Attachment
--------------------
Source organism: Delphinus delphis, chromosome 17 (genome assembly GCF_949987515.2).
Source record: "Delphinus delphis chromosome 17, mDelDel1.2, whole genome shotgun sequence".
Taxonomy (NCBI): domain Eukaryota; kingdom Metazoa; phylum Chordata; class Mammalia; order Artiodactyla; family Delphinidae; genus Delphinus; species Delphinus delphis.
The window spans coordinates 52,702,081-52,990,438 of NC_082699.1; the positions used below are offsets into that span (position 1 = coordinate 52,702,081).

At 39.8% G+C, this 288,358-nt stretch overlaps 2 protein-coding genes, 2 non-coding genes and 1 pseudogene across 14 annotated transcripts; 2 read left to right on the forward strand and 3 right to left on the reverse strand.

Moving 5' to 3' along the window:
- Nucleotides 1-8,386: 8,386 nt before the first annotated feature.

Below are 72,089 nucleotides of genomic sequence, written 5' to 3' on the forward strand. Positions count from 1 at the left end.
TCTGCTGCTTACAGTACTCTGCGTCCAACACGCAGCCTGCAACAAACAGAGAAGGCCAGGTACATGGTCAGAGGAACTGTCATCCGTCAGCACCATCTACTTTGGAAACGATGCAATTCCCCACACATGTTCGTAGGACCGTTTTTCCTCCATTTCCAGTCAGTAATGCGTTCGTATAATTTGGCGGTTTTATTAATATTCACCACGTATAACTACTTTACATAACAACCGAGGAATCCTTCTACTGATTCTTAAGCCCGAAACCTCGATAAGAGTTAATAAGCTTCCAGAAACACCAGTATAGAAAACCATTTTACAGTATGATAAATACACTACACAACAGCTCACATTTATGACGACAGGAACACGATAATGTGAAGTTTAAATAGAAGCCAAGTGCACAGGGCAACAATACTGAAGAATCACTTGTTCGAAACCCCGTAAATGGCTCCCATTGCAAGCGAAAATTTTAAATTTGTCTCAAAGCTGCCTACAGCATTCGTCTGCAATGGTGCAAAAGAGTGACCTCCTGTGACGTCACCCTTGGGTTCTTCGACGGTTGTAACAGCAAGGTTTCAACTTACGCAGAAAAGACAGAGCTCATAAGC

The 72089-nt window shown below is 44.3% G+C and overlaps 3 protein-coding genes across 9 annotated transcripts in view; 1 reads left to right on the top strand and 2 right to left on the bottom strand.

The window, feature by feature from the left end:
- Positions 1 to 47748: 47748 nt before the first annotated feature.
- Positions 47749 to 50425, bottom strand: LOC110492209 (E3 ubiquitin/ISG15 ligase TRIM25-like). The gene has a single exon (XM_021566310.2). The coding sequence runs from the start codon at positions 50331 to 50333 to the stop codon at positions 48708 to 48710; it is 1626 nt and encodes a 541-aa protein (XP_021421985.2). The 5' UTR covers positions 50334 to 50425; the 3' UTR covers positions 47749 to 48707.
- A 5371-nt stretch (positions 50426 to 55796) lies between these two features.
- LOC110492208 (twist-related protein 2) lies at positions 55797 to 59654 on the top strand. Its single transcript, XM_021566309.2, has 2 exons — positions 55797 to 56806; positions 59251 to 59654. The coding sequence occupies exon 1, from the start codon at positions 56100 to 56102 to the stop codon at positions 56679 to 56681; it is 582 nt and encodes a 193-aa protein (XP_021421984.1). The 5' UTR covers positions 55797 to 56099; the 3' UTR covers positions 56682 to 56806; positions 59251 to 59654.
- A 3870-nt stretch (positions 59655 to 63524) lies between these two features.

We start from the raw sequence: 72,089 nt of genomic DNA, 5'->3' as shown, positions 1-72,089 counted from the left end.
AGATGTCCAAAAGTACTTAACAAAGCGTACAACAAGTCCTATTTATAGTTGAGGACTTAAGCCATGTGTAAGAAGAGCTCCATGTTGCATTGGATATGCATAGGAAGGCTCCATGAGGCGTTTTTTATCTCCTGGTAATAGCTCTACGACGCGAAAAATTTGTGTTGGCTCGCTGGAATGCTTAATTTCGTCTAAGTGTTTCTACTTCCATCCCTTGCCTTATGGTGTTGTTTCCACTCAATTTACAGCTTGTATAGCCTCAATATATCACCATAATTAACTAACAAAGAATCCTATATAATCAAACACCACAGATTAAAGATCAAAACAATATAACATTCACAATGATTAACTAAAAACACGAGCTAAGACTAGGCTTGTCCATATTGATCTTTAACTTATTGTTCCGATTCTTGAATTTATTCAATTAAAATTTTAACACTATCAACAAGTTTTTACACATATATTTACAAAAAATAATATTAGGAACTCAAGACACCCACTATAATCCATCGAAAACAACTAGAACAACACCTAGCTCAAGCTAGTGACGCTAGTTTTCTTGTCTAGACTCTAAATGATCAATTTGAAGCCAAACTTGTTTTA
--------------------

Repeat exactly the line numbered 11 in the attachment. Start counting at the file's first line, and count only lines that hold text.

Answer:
The window, feature by feature from the left end: